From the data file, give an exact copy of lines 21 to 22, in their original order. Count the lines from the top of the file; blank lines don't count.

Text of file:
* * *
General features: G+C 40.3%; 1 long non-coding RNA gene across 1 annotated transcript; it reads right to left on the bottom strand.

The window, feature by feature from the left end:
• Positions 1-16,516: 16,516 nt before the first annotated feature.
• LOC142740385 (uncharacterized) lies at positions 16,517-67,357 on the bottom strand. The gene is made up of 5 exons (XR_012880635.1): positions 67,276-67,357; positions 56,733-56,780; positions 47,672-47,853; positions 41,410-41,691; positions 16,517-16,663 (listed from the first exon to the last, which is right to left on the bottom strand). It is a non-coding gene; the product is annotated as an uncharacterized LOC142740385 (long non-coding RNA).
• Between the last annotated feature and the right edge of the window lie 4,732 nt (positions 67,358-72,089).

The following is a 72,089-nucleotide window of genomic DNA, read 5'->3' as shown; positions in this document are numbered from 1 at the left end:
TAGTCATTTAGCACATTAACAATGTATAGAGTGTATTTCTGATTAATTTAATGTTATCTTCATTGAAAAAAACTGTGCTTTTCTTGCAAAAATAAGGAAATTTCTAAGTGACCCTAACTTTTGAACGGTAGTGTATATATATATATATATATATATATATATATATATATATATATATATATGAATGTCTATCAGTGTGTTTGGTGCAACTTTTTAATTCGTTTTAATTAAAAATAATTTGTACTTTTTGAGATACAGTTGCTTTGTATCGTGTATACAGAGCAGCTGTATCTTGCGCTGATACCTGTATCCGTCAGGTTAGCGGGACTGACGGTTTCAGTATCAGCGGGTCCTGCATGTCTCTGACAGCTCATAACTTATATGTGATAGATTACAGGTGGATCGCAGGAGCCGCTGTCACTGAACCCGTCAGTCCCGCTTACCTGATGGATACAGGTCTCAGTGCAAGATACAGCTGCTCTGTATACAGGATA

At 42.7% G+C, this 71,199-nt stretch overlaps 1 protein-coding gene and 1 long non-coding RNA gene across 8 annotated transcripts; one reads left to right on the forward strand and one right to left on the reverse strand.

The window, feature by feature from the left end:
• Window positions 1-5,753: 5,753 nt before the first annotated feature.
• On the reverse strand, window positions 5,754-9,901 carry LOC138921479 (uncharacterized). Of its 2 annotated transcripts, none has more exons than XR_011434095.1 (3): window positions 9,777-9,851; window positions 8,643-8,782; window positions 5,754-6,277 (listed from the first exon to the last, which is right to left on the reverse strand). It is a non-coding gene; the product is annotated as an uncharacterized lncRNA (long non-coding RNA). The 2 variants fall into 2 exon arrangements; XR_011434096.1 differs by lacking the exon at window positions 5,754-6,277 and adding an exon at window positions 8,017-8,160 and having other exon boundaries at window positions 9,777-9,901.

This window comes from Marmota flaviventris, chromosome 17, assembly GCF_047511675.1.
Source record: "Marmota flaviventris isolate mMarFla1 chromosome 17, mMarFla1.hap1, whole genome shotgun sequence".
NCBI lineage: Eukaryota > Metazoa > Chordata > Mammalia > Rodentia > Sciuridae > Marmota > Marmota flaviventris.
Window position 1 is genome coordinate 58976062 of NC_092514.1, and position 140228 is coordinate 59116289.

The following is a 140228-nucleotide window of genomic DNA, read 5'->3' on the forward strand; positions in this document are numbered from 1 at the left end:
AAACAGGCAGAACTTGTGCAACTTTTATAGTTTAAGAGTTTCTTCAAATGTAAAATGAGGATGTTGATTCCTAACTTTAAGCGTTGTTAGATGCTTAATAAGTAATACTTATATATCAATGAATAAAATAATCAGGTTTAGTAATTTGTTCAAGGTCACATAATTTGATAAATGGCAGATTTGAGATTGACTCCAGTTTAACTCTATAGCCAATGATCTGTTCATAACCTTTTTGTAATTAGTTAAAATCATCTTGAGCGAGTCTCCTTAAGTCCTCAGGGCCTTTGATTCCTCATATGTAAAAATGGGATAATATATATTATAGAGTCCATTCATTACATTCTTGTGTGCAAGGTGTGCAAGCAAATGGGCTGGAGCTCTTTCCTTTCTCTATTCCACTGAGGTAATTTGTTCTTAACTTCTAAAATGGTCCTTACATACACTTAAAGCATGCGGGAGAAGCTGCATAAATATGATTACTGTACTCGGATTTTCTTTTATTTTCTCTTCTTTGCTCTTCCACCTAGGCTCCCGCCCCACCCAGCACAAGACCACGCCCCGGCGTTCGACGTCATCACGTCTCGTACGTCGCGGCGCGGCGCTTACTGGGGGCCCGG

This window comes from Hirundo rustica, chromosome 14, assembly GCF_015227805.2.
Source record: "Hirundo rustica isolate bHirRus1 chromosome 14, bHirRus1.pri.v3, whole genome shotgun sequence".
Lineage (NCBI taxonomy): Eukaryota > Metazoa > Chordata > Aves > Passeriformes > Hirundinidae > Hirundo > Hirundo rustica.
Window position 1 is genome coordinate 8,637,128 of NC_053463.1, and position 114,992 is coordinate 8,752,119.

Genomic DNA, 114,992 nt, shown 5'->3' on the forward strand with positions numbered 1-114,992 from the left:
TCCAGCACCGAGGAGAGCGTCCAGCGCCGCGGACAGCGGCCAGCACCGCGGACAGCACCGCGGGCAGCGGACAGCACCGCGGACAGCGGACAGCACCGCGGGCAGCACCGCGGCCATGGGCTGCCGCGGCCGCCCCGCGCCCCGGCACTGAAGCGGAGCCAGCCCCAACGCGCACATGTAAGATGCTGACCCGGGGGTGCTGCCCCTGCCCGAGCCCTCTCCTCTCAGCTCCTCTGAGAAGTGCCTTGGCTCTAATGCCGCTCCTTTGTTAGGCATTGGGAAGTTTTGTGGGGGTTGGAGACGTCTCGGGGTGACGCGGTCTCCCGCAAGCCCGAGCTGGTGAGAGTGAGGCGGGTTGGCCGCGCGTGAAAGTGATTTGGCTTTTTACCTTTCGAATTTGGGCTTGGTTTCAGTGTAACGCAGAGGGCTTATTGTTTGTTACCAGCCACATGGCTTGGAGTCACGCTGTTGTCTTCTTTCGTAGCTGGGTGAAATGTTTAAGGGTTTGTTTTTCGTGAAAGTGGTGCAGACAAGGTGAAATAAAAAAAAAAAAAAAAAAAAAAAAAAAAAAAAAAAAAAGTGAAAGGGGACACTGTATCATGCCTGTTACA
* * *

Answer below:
Window position 1 is genome coordinate 8,637,128 of NC_053463.1, and position 114,992 is coordinate 8,752,119.

Genomic DNA, 114,992 nt, shown 5'->3' on the forward strand with positions numbered 1-114,992 from the left: